This section is from the book "Complete Self-Instructing Library Of Practical Photography", by J. B. Schriever. Also available from Amazon: Complete Self-Instructing Library Of Practical Photography.
105. The first and most important consideration in all good picture making is the angle of light. By comparing the lens and camera with the human eye, one can have a fair idea of the effect of light upon the sensitized plate. For instance, when viewing a building with the sun in front of you, shining toward you, the effect of light is very blinding to the eye, and the object or building appears dim and hazy in its shadows. This same effect is produced on the sensitized plate in the camera, by the light entering through the lens. In other words, in order to obtain clear results the camera should never be pointed toward the sun. Therefore, the beginner should exercise care that the sun is to one side, or even behind the camera.
106. The beginner can produce good, clear pictures by having the sun fall full on the side and the front of a building, for then the shadows are so small and few that he is sure of securing a strong picture; yet this is not always necessary. Lights and shadows that are clearly visible to the eye, and do not affect or weaken it, will have the same action on the sensitized plate through the lens, and the different degrees of light and shadow on the object or building will be reproduced on the plate.
107. Dark buildings, such as those of red brick or very dark painted houses, should be photographed with the sun shining on the side and front of the building. Were such a building photographed on the shadow side, the dark color, with little or no high-lights would produce a very dull, flat picture, while with a very light color building it is entirely permissible to photograph from the shadow side, for the entire building being light in color the shadows will be sufficiently illuminated. The sun shining on the front, throwing shadows from projections, cornices, etc., would give the required snap and contrast to the entire picture.
108. On the other hand, if this light colored building were photographed with the sun falling on both side and front, there would be little contrast and the artistic effect would be lost, yet from a commercial standpoint it would still be a good picture. If the building were a factory, or a large store, then full sunlight on the front of the building might be necessary; but when photographing residences, the prettiest effects are produced when more shadows are visible, producing greater effects of contrast.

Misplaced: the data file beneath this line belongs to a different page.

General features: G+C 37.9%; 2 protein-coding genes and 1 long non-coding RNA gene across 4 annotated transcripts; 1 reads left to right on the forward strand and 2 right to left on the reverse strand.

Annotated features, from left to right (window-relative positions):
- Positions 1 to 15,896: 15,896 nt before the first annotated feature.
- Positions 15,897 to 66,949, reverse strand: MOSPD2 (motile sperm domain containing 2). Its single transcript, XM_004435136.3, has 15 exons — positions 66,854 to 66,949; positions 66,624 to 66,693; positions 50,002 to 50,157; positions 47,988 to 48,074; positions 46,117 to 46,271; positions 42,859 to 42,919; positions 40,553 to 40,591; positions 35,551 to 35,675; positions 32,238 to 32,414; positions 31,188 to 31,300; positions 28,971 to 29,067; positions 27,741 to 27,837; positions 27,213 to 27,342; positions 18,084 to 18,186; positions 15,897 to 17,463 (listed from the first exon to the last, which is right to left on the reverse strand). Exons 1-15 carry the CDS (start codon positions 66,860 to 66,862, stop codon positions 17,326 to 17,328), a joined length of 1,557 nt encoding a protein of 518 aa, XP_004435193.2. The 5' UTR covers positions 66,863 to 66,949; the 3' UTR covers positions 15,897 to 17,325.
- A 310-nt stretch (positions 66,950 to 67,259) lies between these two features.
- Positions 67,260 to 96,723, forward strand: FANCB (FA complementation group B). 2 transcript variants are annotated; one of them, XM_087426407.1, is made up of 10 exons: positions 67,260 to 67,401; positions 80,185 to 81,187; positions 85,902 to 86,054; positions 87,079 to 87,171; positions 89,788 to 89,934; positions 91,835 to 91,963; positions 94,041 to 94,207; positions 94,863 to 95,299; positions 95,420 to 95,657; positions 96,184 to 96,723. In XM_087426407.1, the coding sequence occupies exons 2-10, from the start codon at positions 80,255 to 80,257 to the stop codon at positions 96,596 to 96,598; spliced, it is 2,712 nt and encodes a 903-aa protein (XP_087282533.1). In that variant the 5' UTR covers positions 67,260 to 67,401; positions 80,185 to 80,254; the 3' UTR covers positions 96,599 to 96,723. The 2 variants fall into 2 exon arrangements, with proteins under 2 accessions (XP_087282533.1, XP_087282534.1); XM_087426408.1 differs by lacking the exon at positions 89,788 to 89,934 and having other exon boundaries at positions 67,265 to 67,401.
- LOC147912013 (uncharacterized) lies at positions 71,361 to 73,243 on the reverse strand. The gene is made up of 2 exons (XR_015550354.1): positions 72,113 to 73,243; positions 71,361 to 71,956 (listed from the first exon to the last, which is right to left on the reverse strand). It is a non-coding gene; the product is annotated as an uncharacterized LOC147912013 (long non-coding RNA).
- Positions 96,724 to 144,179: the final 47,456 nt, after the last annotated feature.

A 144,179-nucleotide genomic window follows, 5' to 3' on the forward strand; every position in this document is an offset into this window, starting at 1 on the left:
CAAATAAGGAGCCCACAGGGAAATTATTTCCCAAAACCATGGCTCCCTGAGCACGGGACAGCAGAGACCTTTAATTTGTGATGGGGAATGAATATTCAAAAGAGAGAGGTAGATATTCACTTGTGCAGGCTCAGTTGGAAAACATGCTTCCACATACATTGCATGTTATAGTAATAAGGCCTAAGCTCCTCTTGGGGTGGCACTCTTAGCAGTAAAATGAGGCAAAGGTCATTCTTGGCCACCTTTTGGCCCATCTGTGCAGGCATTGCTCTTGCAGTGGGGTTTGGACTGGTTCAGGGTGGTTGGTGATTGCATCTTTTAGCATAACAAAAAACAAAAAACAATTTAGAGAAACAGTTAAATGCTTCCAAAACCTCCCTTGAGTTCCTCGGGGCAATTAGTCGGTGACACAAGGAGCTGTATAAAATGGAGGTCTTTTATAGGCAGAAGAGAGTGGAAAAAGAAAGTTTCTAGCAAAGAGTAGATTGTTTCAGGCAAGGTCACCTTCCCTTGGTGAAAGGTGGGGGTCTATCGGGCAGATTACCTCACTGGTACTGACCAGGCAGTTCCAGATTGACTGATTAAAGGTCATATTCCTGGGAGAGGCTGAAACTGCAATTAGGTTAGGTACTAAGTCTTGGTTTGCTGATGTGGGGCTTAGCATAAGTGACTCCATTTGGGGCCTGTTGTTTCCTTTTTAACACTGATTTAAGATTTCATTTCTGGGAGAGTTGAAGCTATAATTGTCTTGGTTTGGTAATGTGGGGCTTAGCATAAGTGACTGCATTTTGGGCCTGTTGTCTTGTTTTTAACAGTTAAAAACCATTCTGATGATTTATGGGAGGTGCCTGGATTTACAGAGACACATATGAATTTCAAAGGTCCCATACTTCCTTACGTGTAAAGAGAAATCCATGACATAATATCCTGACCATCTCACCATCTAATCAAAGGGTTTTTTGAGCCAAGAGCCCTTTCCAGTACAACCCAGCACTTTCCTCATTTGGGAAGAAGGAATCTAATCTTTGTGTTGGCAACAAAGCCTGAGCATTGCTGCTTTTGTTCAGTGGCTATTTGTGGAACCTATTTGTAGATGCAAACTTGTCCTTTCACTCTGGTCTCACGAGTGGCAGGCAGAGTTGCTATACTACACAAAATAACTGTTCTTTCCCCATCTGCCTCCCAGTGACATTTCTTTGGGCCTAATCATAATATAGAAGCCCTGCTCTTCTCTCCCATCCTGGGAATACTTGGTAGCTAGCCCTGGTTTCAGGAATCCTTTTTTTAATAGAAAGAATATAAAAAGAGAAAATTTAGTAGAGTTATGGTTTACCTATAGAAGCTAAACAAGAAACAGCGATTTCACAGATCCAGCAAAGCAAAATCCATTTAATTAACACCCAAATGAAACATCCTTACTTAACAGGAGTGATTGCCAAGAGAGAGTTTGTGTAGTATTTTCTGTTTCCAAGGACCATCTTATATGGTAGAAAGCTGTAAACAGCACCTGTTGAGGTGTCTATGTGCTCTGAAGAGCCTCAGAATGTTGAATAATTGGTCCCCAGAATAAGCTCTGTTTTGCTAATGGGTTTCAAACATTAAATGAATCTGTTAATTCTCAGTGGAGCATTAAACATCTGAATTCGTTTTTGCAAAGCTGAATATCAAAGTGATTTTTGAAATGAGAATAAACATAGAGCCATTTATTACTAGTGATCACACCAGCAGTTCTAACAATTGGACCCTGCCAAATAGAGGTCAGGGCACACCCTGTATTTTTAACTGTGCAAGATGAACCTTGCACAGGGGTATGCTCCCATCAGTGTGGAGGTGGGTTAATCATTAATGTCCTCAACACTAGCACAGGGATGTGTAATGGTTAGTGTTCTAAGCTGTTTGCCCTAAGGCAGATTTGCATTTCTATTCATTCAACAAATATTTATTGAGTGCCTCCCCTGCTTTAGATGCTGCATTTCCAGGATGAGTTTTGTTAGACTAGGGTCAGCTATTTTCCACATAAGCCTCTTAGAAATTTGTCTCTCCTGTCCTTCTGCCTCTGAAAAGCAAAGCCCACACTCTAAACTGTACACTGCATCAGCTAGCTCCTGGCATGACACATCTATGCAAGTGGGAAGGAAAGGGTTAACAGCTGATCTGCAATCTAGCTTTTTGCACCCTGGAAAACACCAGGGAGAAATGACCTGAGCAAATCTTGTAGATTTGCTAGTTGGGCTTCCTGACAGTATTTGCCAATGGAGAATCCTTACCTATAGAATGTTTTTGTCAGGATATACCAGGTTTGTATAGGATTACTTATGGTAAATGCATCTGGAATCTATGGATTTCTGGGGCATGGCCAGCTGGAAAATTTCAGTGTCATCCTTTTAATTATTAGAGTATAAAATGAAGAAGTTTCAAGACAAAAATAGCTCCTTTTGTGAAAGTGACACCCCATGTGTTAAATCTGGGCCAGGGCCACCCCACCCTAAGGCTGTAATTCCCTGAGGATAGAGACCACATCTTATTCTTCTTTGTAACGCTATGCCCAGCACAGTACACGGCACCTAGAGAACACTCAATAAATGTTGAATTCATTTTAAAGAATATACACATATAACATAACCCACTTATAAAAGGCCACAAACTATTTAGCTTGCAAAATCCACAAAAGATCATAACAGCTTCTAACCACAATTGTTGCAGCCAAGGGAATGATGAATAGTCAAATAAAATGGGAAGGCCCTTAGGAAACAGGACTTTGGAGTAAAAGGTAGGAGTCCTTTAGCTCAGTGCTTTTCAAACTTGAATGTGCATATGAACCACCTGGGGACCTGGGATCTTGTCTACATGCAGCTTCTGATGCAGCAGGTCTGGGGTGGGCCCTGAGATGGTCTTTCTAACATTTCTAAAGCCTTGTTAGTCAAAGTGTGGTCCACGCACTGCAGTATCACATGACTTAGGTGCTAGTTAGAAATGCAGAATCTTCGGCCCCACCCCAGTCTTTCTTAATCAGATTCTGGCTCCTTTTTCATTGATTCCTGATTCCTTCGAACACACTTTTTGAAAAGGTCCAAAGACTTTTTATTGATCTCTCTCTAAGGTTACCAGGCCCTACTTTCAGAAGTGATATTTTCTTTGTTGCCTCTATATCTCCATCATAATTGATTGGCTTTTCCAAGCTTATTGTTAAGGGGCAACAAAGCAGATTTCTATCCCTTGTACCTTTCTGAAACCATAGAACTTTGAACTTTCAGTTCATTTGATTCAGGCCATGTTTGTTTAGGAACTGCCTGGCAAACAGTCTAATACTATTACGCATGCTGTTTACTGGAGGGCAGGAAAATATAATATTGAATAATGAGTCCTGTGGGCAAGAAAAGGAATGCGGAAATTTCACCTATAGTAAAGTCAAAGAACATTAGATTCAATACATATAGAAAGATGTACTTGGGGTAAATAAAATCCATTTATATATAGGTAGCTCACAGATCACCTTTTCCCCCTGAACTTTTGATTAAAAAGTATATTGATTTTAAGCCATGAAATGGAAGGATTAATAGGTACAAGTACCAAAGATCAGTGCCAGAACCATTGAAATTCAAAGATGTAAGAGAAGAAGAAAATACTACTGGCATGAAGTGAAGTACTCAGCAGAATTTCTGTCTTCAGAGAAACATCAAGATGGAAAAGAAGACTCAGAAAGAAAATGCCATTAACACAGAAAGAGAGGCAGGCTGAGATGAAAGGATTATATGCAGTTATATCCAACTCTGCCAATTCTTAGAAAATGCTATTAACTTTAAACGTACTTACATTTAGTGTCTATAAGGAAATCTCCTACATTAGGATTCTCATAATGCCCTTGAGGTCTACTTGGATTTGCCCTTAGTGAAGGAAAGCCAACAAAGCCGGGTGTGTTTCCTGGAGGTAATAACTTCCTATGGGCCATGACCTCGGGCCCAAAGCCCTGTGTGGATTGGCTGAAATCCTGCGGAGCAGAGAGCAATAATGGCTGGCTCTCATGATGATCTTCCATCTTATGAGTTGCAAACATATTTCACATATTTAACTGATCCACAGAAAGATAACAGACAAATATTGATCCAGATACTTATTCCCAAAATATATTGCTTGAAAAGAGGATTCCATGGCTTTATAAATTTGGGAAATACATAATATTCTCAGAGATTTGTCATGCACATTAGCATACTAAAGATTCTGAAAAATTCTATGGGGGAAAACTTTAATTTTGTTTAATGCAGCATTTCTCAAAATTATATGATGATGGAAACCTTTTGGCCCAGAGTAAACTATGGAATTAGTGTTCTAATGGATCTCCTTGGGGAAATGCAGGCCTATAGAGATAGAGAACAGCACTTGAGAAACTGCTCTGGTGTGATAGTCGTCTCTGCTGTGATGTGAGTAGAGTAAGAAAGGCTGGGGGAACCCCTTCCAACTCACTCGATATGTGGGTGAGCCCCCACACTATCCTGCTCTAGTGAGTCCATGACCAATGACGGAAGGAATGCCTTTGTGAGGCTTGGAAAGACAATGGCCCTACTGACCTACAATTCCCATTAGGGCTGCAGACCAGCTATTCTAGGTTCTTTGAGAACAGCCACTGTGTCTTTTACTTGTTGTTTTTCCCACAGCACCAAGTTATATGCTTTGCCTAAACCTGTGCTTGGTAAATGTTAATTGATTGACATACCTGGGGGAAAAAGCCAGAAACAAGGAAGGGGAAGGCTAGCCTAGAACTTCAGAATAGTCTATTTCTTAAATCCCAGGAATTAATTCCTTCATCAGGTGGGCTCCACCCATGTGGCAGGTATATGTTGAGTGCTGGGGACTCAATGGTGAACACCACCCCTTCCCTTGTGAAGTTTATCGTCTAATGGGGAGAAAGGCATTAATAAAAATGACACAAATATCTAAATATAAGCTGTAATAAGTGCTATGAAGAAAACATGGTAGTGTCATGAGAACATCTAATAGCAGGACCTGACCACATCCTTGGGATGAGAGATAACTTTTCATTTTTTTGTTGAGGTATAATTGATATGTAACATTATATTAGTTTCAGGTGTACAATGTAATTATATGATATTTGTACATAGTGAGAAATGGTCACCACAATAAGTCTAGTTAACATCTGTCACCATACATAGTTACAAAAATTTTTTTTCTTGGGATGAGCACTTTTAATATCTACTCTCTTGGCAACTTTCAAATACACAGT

109. A thorough understanding of the two preceding paragraphs will show the beginner that the effects of light and shadow, as shown on the ground-glass, should be carefully studied, as the results shown on this ground-glass will be reproduced upon the sensitive plate when a proper exposure is made. Careful observation should be made of the appearance of different objects and buildings, trees, shrubbery, fences, etc., with the sun shining upon them at different hours of the day. Frequently, in walking along a street the beautiful appearance of a residence may be observed when the sun falls upon it, with little shadows thrown from the cornices and trimmings, giving them a boldness and an effectiveness which are entirely lacking when the same building is viewed from a different point, or at another hour of the day, when it may appear very dull and flat. It follows from this that photographs should be made at that time of the day when the sun supplies the most shadows to the object or residence you are photographing. See Illustrations Nos. 18 and 19 of a building photographed under both conditions.
Illustration No. 18 Light Building Properly Photographed See Paragraph No. 109.
Illustration No. 19 Dark Building Improperly Photographed See Paragraph No. 109.
Illustration No. 20 Effect of Proper Angle of Light See Paragraph No. 111.
Illustration No. 21 Illustrating the Effect of Blistering See Paragraph No. 129.
110. To demonstrate more clearly the effect produced by light and shadow take your camera, attach it to your tripod, and view on the ground-glass the object or building from the side upon which the sun is shining; then transfer the camera to the opposite or shadow side and note the difference in illumination. If your camera is not fitted with a ground-glass these same effects may be observed in the view finder.